Interview conducted by Sara Wilson
Adrienne Strong is a joint Ph.D. candidate in the Department of Anthropology at Washington University in St. Louis, and at the Universiteit van Amsterdam’s Health, Care, and the Body group in the Amsterdam Institute for Social Science Research. Adrienne will graduate in May 2017, and plans to accept a postdoctoral research fellowship at Columbia University’s Mailman School of Public Health in the school’s Averting Maternal Death and Disability (AMDD) group. Adrienne, then in New York settling into her postdoctoral position, spoke with me on the phone in mid-August 2017.
Sara Wilson: What has been your educational background?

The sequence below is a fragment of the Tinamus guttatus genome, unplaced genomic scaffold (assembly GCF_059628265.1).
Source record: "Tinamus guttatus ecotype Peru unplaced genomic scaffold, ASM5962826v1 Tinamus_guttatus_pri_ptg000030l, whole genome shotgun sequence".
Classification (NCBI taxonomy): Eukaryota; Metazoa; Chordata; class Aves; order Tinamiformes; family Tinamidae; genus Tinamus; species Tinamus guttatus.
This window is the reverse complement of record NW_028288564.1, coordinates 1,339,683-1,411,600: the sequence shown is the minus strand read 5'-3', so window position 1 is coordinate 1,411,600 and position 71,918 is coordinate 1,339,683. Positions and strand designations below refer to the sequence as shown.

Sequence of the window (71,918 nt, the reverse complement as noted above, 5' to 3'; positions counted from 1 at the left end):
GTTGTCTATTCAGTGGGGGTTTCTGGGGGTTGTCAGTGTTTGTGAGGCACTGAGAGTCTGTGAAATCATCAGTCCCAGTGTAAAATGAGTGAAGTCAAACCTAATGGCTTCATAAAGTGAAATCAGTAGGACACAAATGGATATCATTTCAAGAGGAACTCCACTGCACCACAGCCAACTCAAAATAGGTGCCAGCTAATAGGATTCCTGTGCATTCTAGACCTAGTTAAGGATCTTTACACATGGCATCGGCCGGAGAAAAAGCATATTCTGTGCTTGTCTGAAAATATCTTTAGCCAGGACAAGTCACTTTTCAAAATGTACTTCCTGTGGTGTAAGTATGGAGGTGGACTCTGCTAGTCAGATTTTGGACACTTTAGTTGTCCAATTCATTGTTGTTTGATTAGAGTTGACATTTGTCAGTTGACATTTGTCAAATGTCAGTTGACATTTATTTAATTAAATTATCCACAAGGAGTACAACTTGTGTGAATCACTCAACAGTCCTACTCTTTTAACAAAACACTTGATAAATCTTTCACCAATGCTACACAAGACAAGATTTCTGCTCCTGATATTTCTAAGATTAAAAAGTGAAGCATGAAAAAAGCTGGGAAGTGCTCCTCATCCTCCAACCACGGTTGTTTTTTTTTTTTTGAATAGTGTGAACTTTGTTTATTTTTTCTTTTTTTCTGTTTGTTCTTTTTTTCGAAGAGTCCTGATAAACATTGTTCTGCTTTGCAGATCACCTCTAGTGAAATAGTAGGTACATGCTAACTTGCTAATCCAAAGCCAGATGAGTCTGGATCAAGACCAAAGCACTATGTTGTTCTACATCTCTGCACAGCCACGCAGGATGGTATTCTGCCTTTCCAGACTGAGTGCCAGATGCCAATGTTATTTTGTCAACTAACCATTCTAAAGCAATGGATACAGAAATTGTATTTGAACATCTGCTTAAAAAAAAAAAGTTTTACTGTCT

Adrienne Strong: So basically, I um…in high school I thought I would become a doctor, thought I would go to medical school because I think for a lot of people when you’re in high school and you’re good at science, that’s sort of what you know that there is to do. And my dad’s an engineer, but I don’t have any other family members that are sort of in the sciences, so…it was kind of like, “okay well, I guess I like biology, and I took anatomy and physiology in high school, so I guess I’ll go to medical school.” And this biomedical science major was interdisciplinary and you could take a variety of classes that would count. I could take intro to neuroscience instead of plant biology, for example. And then I went to Tanzania the first time after my freshman year, with an organization called International Service Learning. That sort of started everything I guess—there were I think twelve of us all from different universities, and I loved it, and I went back to Ohio State and started studying Swahili. And some of the people that were on that first trip had contacts in another area of the country, and after our organized trip they stayed longer, said the place where they went would love to have other students in the future, and so the following year three of us from that original trip went back to that area where those people had contacts. So that was my sophomore year. And there were some things that happened in the hospital that were really fascinating to me. There was sort of a conflict between the healthcare providers and the patients that was really rooted in different understandings of what was causing their illness. And that to me was super fascinating, and basically, I left the hospital, went to the internet café, and signed up for Intro to Medical Anthropology. And I met with a professor and she said, “well, you haven’t taken any other anthropology courses, so you might have to do extra work to keep up with the class and sort of understand what we’re talking about…” But that was not the case at all—on the first exam, I was the only person who got 100%, and that was sort of the beginning of it all. In that context, I was like, “wow, this is how I think, this is how I want to look at things…” I had taken an international public health class and had been interested in that, but felt like it was too much of sort of trying to quantify the value of people’s lives through things like QALYS and DALYS (disability-adjusted life years), etc., and that was not really how I wanted to look at things. I had thought, international public health, that’ll be it, that’ll be so great—but I sat in that medical anthropology class and thought, “aha, here it is.”